I imagine that most comedies would have spiraled into realms of melodrama, to the point where they just don't feel realistic whatsoever, but Smith's screenplay is smart, his characters are endearing, and the drama was, in all honesty, the real thing. This is probably one of the best dramedies in recent memory; a masterfully fun time that takes the audience through the highs-and-lows of both relationship and life itself. There's a good deal of philosophy and intelligence to be found here, as long as you can get past the film's sense of humor. Most Kevin Smith devotees will have no trouble enjoying this effort, in fact, I think most of them will admire it for Smith's choice to go down different paths and choose different directions. I know that I enjoyed myself. It's an appealing film that I would definitely recommend to most people, but as I said, they have to be OK with crass, crude, often explicit dialogue and humoristic elements.

I loved "Chasing Amy". It has all that it needs; depth, relatable situations, lovable individuals, and note-worthy performances. Affleck is charming in one of his best performances to date, Adams is quirky and likable as her...peculiar character, and Smith, as the writer, nails this screenplay to the (figurative) board. It's a film that hits all the right notes; it makes you laugh, and at moments, it hits you with almost overwhelming tenderness and honesty. Why can't more dramedies be like this? Ah yes...because they aren't written and directed by Kevin Smith. I'm sure there are many other reasons why this is, but that's possibly the best one I can think of.

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September 25, 2011
Agreed. despite my somewhat mixed feelings about Smith these days, he did an incredible job with this film. I film worthy of the Criterion label for sure! Nice review.
More Chasing Amy reviews
review by . May 03, 2009
Not being a big Ben Affleck fan I saw this movie with trepidation. What I saw was a very entertaining and well acted movie. Jay and Silent Bob steal the movie where Silent Bob actually gives some good words of wisdom. He tells Affleck that he should not dwell upon his girlfriend's relationships with her exes because whether it was better or worse the girlfriend is only interested in Affleck now so the past doesn't matter.     Silent Bob goes on to say that his relationship with …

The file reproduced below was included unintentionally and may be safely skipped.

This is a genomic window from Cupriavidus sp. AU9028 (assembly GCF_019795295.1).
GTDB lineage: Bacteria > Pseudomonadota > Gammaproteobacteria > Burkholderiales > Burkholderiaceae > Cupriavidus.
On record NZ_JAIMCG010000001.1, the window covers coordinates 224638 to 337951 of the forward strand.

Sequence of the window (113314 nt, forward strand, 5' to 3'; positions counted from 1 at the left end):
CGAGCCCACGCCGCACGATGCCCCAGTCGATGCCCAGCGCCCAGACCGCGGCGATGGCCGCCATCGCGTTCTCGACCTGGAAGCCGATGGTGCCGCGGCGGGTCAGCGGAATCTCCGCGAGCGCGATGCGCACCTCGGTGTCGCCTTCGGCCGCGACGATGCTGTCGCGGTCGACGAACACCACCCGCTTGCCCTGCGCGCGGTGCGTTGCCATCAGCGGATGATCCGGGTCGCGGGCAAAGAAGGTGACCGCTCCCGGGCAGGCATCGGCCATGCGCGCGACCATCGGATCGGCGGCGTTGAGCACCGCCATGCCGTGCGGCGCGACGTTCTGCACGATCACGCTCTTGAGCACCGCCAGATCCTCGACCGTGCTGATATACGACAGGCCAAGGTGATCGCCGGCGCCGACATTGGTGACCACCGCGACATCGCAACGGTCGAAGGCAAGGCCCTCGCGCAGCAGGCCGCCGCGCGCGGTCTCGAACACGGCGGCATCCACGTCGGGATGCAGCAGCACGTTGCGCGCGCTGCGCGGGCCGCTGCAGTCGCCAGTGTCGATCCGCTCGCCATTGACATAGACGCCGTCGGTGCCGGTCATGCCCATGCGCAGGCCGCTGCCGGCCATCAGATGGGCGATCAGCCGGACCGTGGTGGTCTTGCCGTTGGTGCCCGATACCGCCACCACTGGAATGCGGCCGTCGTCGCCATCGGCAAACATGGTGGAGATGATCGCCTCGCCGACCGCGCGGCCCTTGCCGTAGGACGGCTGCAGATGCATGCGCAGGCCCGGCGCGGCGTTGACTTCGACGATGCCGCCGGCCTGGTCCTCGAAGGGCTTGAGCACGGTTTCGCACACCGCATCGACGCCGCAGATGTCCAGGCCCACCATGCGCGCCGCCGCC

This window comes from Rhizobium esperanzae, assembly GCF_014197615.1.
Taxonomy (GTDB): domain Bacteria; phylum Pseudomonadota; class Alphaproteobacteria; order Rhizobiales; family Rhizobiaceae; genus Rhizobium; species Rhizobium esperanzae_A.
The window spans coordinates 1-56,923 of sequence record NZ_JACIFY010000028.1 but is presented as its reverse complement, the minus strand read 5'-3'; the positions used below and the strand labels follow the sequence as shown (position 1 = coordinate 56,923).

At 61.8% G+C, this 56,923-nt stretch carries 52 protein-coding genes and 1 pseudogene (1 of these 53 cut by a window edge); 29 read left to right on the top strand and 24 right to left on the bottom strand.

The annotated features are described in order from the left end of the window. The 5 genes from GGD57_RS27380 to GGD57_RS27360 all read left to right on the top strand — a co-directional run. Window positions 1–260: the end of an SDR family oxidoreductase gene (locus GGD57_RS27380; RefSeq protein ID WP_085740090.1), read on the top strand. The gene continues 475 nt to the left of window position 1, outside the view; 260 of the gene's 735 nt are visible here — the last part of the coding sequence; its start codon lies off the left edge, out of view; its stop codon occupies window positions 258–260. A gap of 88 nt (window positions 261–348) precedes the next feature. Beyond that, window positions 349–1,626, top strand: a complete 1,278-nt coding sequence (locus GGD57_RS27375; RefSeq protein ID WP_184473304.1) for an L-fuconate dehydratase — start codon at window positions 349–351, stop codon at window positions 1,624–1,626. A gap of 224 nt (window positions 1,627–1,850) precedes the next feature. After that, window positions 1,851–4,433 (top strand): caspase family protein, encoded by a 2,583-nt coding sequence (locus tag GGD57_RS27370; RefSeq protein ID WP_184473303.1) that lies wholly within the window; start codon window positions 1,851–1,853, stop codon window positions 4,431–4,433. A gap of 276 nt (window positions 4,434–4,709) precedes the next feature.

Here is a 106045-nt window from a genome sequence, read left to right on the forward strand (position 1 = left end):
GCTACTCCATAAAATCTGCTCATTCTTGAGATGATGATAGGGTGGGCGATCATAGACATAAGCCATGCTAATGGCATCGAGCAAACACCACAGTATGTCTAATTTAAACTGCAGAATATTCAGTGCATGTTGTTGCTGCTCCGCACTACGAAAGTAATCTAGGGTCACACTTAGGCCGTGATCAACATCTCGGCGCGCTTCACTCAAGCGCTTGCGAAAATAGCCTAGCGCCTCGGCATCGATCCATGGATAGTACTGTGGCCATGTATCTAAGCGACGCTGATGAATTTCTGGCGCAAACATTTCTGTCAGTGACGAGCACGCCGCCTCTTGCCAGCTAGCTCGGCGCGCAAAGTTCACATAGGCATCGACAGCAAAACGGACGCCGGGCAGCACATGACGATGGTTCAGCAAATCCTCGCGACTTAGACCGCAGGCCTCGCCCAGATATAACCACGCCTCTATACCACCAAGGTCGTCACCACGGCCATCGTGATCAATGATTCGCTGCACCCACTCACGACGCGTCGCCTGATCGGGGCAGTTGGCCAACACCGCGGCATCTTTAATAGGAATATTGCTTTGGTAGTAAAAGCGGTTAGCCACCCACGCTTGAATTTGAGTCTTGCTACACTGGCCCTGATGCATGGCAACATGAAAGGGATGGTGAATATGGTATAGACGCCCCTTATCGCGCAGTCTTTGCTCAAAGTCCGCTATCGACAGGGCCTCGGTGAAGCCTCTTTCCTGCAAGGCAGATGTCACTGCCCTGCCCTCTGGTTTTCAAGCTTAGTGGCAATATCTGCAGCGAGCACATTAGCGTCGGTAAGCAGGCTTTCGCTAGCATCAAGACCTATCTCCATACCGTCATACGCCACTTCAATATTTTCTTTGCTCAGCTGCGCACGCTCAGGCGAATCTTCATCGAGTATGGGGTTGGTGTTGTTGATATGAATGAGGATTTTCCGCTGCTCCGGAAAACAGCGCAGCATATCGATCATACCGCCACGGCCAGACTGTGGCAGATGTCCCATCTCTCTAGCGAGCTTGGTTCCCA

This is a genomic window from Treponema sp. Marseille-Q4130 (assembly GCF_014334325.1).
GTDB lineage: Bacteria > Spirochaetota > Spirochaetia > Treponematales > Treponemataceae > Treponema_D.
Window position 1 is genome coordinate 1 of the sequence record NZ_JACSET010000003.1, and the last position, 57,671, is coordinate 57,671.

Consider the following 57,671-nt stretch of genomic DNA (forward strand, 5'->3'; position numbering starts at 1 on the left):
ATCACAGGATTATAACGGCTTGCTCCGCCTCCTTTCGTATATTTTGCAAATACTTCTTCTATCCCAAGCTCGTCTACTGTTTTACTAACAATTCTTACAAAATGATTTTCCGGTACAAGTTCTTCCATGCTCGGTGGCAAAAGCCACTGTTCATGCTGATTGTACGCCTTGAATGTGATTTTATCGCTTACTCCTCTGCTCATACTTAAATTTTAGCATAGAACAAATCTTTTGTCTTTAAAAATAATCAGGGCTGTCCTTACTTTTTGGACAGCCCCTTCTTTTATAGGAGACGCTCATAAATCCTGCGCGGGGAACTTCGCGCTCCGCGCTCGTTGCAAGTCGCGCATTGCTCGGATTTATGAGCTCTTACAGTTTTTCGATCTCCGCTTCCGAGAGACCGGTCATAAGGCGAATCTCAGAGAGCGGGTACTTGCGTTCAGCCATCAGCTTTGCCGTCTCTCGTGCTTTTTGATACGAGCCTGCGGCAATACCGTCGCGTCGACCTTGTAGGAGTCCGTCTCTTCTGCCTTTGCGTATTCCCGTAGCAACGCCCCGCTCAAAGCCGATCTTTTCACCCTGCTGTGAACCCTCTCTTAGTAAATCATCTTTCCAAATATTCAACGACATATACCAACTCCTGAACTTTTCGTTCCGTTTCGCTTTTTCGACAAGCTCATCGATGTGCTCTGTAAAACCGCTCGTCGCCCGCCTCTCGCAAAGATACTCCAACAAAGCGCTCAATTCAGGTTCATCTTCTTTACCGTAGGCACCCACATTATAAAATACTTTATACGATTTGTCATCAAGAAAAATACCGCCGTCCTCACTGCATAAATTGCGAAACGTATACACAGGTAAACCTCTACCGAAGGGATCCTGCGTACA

About the reviewer
Ryan J. Marshall ()
Ranked #3
It's very likely that the only kind of reviews I'll ever post here are movie reviews. I'm very passionate about film; and at this point, it pretty much controls my life. Film gives us a purpose; … more
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About this movie


Chasing Amy is a 1997 romantic comedy film written and directed by Kevin Smith. It is the third film in the View Askewniverse series. The film focuses on two comic book artists: Holden McNeil (Ben Affleck), a heterosexual male, and Alyssa Jones (Joey Lauren Adams), a lesbian-identified woman.

The movie contains frank sexual dialogue, and was originally inspired by a brief scene from an early movie by a friend of Smith's, Guin Turner's Go Fish, wherein one of the lesbian characters imagines her friends passing judgment on her for "selling out" by sleeping with a man. In real life, Kevin Smith was dating Joey Lauren Adams at the time he was writing the script, which was also partly inspired by her.

The film won two awards at the 1998 Independent Spirit Awards (Best Screenplay for Smith and Best Supporting Actor for Jason Lee) and Joey Lauren Adams was nominated for a Golden Globe for Best Performance by an Actress in a Motion Picture - Comedy/Musical.

Dave Pirner of Soul Asylum was the Musical Consultant/Producer on this film and wrote music for it.

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Director: Kevin Smith
Genre: Comedy
Release Date: April 4, 1997
MPAA Rating: R
Screen Writer: Kevin Smith
Runtime: 1hr 51min